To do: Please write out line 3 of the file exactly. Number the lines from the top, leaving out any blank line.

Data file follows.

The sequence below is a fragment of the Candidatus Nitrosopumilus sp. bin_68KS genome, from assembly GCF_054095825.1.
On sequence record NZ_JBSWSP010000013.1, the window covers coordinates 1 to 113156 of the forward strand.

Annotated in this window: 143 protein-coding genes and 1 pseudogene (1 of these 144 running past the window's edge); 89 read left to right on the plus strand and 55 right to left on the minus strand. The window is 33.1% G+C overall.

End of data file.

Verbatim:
Annotated in this window: 143 protein-coding genes and 1 pseudogene (1 of these 144 running past the window's edge); 89 read left to right on the plus strand and 55 right to left on the minus strand. The window is 33.1% G+C overall.